Tuesday, April 30, 2013

An Interview with Author David Fergusson

The Gifford Lectures with Author David Fergusson
Story by Raul Barriga; photo by Greg Snyder

On April 11th the students and the instructor of the Gifford Lectures class, Dr. Andrew Cummings, had a Skype interview with author David Fergusson of the book Faith and its Critics: A Conversation, which the class has finished reading.  David Fergusson is Professor of Divinity and Principal of New College at the University of Edinburgh in Scotland.  According to Dr. Cummings, the purpose of the Skype interview with Fergusson was to get his perspective on the class book and to shed additional light on what Ferguson was saying.

Dr. Cummings explained to the class what the Gifford Lectures are.  He said they "are dedicated to continuing the project of natural theology, that is, thinking about God and religions without appealing to any form of divine revelation, such as is found in Scripture or Tradition.  Each year a number of intellectuals are invited to give talks, and these are eventually published."

Dr. Cummings (center) and his students in the Gifford Lectures.

I asked Dr. Cummings why he chose Fergusson for the interview.  He said, "[Fergusson] is writing about a hot topic in philosophy, as well as in today's culture - the new atheism . . . Also, as Catholics, we are hearing a lot about the new evangelization - I think you need to know your audience if you hope to evangelize - and for better or worse the new atheism represents a strong current of opinion in the world today, at least among intellectuals.  Secondly, Fergusson has a balanced approach - he is willing to listen to the other side and to concede a point where appropriate.  He doesn't treat the discussion as a debate competition or even a shouting match."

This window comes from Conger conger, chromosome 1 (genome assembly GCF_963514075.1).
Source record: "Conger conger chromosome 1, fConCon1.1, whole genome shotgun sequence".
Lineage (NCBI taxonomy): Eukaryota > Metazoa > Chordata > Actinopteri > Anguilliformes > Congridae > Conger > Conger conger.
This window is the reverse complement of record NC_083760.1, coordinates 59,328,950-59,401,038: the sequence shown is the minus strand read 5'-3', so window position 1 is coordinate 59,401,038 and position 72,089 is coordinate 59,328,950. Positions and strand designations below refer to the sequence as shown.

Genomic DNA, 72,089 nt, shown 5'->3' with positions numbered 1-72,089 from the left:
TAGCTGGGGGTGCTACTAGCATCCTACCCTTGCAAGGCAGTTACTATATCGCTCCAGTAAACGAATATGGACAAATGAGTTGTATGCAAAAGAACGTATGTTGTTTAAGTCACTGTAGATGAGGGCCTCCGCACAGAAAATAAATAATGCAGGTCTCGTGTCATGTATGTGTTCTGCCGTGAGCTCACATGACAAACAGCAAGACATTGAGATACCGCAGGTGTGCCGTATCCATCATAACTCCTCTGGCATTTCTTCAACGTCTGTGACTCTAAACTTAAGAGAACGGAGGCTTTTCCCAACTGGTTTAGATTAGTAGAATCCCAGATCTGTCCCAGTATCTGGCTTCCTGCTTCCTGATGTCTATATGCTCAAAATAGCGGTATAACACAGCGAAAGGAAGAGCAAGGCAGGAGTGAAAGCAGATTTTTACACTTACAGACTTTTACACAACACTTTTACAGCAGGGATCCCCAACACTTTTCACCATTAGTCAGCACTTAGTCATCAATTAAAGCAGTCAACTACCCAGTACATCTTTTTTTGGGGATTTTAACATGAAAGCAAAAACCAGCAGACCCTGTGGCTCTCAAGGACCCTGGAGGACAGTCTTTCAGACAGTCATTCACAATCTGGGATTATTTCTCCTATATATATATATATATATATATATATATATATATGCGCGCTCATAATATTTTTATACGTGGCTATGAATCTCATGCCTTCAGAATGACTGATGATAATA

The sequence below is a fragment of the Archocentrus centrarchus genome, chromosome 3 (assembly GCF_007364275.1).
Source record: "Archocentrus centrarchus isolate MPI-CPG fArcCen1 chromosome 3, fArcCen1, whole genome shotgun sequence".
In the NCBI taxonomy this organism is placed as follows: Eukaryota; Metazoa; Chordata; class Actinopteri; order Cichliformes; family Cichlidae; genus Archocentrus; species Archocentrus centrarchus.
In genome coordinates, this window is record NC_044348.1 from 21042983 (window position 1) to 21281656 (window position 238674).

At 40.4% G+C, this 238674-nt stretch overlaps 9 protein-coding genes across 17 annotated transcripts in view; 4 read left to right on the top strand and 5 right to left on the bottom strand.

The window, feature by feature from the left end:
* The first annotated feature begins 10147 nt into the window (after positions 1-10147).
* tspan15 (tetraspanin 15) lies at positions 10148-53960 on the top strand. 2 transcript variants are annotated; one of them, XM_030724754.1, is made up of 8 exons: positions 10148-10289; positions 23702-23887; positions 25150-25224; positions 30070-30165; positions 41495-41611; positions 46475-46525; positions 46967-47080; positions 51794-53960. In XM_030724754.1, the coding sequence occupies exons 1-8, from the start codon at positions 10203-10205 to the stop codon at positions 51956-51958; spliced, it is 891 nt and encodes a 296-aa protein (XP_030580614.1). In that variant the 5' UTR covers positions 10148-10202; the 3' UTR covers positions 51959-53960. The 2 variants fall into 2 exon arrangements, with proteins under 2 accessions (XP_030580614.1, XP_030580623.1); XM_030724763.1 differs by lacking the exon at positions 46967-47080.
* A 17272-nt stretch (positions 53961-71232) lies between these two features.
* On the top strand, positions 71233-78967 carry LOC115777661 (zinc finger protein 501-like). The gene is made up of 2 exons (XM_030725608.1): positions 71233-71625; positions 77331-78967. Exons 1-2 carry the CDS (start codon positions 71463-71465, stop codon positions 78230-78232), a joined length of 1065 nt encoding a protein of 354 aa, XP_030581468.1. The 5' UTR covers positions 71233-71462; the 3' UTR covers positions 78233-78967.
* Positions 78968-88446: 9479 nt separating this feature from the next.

Fergusson mentioned some names from the new atheism: Richard Dawkins, Sam Harris, and Christopher Hitchens.  One chapter of Fergusson's book is titled, "Is Religion Bad for Our Health? Saints, Martyrs, and Terrorists."  An inside scoop into this chapter reveals that new atheists blame religion, primarily Islam, for "predatory martyrdom" or "the suicide of the martyr as a military action in which enemy lives are also taken" (132).  However, Fergusson does not easily consent to the accusations but analyses the situation.  He finds that in some cases, religion and its interpretation may be used for military purpose, but religion is just one facet of terrorist movements that may mainly be out for political ends or other conflicts.

Fergusson turns the tables and looks at atheists and the harm they have inflicted on society in the examples of Adolf Hitler and Joseph Stalin.  New atheists would say these cases would be regarded "merely as incidental - an inconsequential feature of political violence that requires to be explained in other ways" (126) and not because of their atheism.  Fergusson then goes on to talk about the violent effects of communism toward its dissidents as a refutation of new atheistic claims.

For the Skype interview, Dr. Cummings said that "we needed a room with good technology and enough space.  Professor Fergusson was speaking to us from Scotland, with 8 hours time difference.  Skype was simply the easiest and most efficient way to do things."  The class used a room in Annunciation called the Preaching Room.

Andy Lally, an employee from the Information Technology department, shared some insights on the Preaching Room.  He said, "The Preaching Room was reconfigured last year to provide an in-place projector and sound system to enhance the learning and teaching experience.  The system that was installed was designed so it could be upgraded to add more features in the future such as video/audio recording.  The room also has a wireless connection point for internet access, a DVD player, and the ability to connect to the instructor's laptop."  According to Lally, the two large classrooms in Anselm have audio and video systems similar to the Preaching Room.

When asked what he found interesting about the interview with Fergusson, Lally replied, "To be able to have that one-on-one contact with somebody so far away was amazing.  To me it took the classrooms of the hilltop worldwide; I could visualize many more uses for using Skype in this manner."

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